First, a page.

A Different Kind Of Love

It was love at first sight
The moment I saw you
So perfect and small
I immediately knew
That I would love you forever
You were in mum’s arm
Couldn’t wait to bring you home
And shower you with love.

How the years have flown by
I stare in amazement
At the man you’ve become
Though I can’t hold back the tears
Tear of happiness
But also a hidden sadness
Wish that mum could see you now.

My love and prayers are always with you
I’ve loved you your whole life
And will continue to do so till the end of mine. Continue reading

When I Was Just A Little Girl…

As a child, I used to curl up next to my dad while he was watching television or reading the paper. I used to watch my mum get ready and admire her Elizabeth Arden makeup and her Chanel No.5 perfume. When my parents were eating, if there was something they knew I liked, they would save it for me, even though they liked it themselves. They always wanted the best for us, their children – they encouraged us to study, taught us right from wrong, made us independent and confident, and even though they were quite strict about us going out too much – it was all for our betterment. I used to have nightmares when I was younger, usually being chased by something or someone, and [in the dream] I would keep running until I got to my parent’s bedroom, where I would immediately feel safe and no longer scared.
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Love Isn’t Always Perfect

“Love isn’t always perfect. It isn’t a fairytale or a storybook. And it doesn’t always come easy. Love is overcoming obstacles, facing challenges, fighting to be together, holding on & never letting go. It is a short word, easy to spell, difficult to define, & impossible to live without. Love is work, but most of all, Love is realising that every hour, every minute, & every second was worth it because you did it together.

– Unknown

Love isn’t a fairytale. We grow up hearing, reading, and watching super-romantic love stories, which instill unrealistic expectations in our minds. One of my recent posts (click here to read), got me thinking about my own love story and how I got where I am today. Over the last ten to fifteen years, I have seen a lot and learnt a little, and I wanted to share some things with you.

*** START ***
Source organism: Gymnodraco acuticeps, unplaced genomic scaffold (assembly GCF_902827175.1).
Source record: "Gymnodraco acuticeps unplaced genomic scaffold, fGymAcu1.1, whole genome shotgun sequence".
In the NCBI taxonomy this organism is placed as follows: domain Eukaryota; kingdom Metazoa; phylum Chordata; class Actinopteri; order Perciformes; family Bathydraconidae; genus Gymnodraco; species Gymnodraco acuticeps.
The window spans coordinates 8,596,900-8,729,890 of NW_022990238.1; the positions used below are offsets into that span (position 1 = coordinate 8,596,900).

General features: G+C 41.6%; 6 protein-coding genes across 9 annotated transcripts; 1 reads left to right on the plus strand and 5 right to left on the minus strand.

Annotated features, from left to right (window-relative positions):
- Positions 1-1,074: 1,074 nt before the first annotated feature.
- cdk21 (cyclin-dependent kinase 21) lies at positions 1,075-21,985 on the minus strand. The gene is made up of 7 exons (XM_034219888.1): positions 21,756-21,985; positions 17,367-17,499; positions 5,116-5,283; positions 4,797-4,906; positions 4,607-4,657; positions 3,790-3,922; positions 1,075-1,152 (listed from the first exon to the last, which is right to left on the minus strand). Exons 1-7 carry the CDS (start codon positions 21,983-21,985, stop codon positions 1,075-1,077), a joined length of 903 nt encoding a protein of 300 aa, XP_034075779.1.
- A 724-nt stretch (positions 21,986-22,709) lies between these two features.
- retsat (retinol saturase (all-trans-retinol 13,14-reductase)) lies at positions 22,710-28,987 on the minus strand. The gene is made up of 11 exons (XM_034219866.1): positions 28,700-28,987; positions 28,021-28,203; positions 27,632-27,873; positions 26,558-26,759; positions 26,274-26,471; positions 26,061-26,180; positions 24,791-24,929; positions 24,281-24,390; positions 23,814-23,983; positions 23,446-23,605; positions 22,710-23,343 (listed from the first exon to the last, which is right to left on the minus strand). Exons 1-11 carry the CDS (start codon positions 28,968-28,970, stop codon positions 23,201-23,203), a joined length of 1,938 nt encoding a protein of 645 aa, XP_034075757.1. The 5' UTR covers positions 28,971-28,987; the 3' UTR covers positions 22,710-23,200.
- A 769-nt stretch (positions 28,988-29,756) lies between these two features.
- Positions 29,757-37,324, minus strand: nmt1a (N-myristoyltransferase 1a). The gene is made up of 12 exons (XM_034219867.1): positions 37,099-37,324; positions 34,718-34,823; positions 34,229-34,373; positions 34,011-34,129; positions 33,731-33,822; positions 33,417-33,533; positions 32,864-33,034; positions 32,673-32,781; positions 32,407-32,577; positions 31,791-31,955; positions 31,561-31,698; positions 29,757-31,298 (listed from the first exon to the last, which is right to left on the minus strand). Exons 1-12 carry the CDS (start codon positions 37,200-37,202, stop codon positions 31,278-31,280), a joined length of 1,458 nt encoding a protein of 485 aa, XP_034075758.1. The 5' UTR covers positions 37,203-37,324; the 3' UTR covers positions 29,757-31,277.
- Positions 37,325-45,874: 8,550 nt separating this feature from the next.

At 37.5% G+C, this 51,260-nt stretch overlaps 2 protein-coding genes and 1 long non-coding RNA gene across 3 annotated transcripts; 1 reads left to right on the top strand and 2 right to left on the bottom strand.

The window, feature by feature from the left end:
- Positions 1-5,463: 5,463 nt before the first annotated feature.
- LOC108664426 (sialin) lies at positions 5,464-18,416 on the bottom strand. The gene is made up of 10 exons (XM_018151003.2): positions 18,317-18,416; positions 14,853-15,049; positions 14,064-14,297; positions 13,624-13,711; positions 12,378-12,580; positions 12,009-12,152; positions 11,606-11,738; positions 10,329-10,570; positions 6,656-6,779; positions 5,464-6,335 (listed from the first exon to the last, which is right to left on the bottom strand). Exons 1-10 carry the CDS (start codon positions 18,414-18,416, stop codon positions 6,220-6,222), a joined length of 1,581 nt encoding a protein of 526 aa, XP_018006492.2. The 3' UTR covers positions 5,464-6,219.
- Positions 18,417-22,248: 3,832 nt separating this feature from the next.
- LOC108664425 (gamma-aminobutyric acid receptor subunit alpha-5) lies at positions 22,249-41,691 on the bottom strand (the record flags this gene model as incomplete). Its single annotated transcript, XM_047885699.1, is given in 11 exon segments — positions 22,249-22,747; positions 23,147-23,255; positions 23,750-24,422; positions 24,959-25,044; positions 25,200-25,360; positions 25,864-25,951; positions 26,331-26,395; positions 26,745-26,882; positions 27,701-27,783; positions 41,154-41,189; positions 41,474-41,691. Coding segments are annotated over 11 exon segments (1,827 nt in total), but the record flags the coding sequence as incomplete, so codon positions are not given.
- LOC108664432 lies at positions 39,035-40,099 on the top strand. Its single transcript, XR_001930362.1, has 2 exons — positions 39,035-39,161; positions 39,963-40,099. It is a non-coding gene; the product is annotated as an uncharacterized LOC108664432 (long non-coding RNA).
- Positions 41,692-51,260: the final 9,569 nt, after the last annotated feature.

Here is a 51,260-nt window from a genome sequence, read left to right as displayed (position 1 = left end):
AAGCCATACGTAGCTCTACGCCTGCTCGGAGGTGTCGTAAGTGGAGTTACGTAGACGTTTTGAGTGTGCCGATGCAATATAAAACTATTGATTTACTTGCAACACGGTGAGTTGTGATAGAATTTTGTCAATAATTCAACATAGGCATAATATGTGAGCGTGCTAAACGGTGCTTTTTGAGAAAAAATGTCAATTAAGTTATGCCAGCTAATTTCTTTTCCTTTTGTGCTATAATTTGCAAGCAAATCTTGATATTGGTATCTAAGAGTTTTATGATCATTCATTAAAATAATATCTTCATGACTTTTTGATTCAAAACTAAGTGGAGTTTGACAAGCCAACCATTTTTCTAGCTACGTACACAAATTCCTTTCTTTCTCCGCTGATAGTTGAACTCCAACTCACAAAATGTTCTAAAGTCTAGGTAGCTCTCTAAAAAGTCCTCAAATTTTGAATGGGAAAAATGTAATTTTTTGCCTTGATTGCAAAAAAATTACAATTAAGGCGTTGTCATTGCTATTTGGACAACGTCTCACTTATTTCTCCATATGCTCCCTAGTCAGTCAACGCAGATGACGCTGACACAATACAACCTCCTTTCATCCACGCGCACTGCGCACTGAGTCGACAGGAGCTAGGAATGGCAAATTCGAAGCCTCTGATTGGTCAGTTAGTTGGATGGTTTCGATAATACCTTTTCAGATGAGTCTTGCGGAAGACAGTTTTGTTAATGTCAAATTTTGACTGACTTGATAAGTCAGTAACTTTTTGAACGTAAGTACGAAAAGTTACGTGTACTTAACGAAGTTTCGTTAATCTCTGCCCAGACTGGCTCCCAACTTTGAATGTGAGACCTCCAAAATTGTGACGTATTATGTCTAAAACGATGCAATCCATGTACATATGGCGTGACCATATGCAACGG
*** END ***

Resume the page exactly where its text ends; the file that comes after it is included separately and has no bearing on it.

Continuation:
1. Women Do NOT Need To Be Rescued

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Diamonds Are a Girl’s Best Friend


I was happy alone
No expectations
Content with my life
Until I met him

He showered me with love
More than I thought possible
And swept me off my feet
No gesture too big or small

He understands me
Like no one else
And makes me smile
Where others fail

Every second of every day
He loves me
With no expectations
He loves me

I’m blessed to have found
Such a wonderful husband
And a loving friend
I feel so special

…because he loves me.

I was drafting this poem last Friday, with HD in mind (soppy, I know), when I heard the front door close.

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Is It Still February?

My dad called this morning, as he routinely does every morning. He mentioned that my youngest brother has been offered a promotion at work. He had been filling in for someone who was away, and now he’s been offered the position permanently. I was immediately filled with pride but then sadness overcame me.

Mum always had a soft spot for him. He was born six weeks premature and was kept in an incubator for the first few weeks of his life. When he was a toddler his heart rate was elevated and he had to be monitored regularly. He had asthma, and would often end up in hospital. He was small for his age and was mum’s baby. He was just nine years old when mum passed away.

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I’ll Never Forget

I’ll Never forget… Monday, the 21st of February, 2000.

The doctor had said mum could come home for the weekend but it’d probably be the last time that she did. Dad kept repeating those words and crying, as we were following the ambulance back to the hospice. Dad used to break down all the time but he’d try to stay strong around mum, making jokes in an attempt to make her laugh. When we got to the hospice, her bed was ready and almost waiting for her. She was being given painkillers constantly through an intravenous line, however when the doctor asked her if she was in pain she’d smile and say no. The doctor told us that people in the final stages of cancer usually scream in pain, but mum was so patient and calm.

Mum always was so gracious in the way she carried herself. She had a gentle, kind manner, but wasn’t afraid to speak her mind. She was breathtakingly beautiful but so modest and sweet. As a mum, she was strict and disciplined but always fair and forgiving. She was full of great advice and made an excellent listener. She always had a way of making everything better. I know it’s clichéd but she really was the best mum in the world.

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